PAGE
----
The UK’s biggest floating wind power project, the 50MW Kincardine, is taking shape with the five units for the array, being built by developer Cobra, being fitted with turbines in the Port of Rotterdam, in the Netherlands.

Made up of a 9.5MW Vestas V164 atop a Principle Power WindFloat platform, the units will operate at a site off Aberdeen, Scotland, in water depths of 60-80.

Kincardine – which has seen its deployment delayed by Covid disruption – had once been racing to beat the 30MW Statoil Hywind Scotland array – which was brought online in September 2017 – to first power, but fell afoul of “difficulties” between original turbine supplier Senvion and Cobra, a subsidiary of Spanish construction giant ACS Cobra, which was taken over by French infrastructure giant Vinci via a €5bn ($5.9bn) deal earlier this month (April 2021).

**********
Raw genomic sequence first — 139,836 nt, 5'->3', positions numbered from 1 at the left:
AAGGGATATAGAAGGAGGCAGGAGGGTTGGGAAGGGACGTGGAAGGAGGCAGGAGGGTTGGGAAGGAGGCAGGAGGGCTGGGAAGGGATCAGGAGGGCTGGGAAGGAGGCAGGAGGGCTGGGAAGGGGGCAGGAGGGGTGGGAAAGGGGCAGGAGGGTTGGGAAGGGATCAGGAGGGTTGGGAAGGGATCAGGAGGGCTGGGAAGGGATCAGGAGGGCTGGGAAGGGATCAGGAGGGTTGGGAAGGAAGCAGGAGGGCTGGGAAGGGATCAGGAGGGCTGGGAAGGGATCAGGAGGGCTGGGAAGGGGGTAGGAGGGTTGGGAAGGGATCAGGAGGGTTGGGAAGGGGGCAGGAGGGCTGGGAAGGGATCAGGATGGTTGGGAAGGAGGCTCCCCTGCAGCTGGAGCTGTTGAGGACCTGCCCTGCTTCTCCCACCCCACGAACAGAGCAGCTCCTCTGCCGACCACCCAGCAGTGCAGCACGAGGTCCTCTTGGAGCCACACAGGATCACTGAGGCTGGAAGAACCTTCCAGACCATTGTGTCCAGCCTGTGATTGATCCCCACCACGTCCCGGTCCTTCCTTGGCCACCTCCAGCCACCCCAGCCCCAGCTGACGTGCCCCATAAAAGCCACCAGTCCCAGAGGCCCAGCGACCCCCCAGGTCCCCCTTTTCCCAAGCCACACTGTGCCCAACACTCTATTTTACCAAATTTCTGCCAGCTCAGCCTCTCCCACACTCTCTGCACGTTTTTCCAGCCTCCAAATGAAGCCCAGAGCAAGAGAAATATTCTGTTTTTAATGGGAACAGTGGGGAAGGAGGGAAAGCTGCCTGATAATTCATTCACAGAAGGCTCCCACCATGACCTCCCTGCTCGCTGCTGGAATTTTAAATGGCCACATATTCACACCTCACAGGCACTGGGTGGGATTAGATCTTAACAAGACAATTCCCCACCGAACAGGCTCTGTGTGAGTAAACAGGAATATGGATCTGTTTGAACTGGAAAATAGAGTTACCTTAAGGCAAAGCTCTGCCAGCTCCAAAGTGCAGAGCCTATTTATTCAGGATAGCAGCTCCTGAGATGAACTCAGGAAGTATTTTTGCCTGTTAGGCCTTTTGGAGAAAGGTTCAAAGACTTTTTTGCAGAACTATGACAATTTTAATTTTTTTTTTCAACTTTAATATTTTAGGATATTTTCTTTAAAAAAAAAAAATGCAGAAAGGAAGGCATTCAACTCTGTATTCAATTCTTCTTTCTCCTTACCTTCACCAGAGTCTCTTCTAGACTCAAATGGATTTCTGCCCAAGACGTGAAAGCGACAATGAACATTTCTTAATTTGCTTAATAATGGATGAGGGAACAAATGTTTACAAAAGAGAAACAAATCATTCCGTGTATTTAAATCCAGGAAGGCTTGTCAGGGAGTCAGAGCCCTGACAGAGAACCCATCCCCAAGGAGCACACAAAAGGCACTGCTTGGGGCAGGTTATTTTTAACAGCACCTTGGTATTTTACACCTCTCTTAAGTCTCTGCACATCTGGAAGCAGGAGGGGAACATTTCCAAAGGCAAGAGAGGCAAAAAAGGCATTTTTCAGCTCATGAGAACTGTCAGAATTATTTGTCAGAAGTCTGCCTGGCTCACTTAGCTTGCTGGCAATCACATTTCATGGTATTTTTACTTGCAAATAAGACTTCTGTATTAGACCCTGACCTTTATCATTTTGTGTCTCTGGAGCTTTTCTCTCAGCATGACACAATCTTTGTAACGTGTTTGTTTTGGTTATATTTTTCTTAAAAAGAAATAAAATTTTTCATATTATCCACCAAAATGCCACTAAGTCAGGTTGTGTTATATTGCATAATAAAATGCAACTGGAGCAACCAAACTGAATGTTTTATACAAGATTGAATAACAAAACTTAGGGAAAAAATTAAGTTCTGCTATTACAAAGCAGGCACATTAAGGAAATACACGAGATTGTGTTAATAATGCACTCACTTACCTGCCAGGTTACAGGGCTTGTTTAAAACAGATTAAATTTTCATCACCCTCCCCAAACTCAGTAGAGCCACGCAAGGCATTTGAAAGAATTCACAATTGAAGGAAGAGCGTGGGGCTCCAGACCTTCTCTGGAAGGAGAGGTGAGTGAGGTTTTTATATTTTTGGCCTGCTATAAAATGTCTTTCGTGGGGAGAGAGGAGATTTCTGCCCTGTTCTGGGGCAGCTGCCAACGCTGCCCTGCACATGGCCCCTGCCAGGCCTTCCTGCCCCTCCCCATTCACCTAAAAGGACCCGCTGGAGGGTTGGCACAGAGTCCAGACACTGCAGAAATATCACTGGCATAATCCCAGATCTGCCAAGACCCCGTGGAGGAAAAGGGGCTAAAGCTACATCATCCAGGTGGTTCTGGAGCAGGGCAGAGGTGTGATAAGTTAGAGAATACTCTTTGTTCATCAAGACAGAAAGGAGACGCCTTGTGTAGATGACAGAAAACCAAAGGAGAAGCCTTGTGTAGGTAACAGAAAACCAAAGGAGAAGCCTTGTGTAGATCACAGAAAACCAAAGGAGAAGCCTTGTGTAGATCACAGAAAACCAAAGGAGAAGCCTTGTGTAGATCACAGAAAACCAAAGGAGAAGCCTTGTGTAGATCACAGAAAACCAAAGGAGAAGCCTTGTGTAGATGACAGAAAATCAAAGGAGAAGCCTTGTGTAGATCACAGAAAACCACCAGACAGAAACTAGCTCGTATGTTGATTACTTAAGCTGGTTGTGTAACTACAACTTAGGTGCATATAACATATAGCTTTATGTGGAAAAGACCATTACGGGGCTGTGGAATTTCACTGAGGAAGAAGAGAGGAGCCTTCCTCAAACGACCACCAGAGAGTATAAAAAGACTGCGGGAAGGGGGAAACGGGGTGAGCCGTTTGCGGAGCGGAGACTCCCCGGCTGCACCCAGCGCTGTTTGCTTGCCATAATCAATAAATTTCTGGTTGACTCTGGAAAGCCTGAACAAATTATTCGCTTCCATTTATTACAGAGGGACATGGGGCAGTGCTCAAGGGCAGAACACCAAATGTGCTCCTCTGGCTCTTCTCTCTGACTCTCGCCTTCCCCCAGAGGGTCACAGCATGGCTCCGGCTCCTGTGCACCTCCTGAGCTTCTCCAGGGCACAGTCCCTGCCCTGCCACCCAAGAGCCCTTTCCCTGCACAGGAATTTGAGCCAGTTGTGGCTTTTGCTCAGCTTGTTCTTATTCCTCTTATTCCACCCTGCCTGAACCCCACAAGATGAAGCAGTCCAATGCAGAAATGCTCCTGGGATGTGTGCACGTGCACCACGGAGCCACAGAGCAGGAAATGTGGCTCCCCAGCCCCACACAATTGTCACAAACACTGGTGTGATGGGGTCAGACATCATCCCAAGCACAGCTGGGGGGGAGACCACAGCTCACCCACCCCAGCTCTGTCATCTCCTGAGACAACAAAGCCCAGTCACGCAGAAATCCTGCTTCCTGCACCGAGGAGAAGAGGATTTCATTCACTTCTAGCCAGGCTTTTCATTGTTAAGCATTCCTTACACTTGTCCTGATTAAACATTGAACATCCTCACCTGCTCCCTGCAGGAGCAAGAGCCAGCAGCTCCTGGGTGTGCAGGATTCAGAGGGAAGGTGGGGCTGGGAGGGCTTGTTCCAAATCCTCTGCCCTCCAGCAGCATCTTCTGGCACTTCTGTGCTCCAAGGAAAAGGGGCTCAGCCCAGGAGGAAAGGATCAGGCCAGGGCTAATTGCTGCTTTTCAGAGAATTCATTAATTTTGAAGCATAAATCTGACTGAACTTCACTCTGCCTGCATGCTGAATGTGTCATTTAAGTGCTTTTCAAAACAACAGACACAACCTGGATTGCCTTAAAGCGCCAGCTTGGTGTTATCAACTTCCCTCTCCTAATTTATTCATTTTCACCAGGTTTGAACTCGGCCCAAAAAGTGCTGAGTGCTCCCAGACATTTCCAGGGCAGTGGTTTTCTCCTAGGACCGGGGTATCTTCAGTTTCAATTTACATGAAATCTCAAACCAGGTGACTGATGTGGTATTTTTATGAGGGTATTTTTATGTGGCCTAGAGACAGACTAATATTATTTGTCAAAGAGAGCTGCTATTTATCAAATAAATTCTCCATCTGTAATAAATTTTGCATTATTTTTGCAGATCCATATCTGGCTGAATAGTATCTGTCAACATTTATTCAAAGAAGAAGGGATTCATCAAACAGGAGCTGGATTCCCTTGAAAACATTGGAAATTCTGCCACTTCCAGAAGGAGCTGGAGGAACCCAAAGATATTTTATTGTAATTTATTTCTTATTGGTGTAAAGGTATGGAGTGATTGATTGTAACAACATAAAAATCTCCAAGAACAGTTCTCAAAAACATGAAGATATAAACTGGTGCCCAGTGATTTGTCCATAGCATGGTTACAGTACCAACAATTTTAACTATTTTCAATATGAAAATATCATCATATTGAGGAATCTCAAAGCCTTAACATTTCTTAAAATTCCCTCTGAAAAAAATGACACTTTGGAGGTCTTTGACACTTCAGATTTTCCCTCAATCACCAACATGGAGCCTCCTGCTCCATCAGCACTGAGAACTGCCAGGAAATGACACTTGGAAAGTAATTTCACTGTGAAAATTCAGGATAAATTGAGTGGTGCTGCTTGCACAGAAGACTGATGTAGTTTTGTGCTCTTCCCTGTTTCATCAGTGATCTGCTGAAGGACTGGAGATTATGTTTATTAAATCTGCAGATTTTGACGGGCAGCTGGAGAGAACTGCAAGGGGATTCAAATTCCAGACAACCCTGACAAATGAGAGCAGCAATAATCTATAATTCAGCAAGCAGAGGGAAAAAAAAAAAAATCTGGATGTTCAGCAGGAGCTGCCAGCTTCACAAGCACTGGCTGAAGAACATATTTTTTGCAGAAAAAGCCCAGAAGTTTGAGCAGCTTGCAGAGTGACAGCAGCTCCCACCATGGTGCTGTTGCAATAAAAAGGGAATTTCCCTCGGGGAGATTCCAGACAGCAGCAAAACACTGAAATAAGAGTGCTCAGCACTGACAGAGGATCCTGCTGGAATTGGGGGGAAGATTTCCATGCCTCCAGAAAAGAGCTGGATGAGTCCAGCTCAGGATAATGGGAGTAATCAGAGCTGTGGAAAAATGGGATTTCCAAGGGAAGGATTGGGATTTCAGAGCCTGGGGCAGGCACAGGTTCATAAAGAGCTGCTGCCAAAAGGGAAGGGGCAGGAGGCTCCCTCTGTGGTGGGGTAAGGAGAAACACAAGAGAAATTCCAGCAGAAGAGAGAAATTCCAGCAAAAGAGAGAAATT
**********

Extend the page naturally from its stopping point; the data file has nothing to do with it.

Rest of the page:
First hatched by Scottish developer Pilot Offshore Resourcesin 2014, the project was later taken over by Cobra, which for a time planned to develop a so-called 'advanced semisubmersible' foundation in-house for the multi-unit array.

The project made it under the wire to qualify for lucrative UK Renewables Obligation Certificates by getting the first of the wind farm's unit – the reconditioned WindFloat 1, which had been trialed off Portugal between 2011-2016 – installed in late 2018.

Globally, floating wind markets are on the verge of explosive growth with expectations a near-1,000-fold expansion of the current embryonic fleet as international supply chains take shape to support development of commercial-scale projects around the world, including in key markets in Europe’s northern seas, the US Pacific and off Asia Pacific, where DNV believe half of the 260GW of worldwide floating wind forecast will be turning by 2050.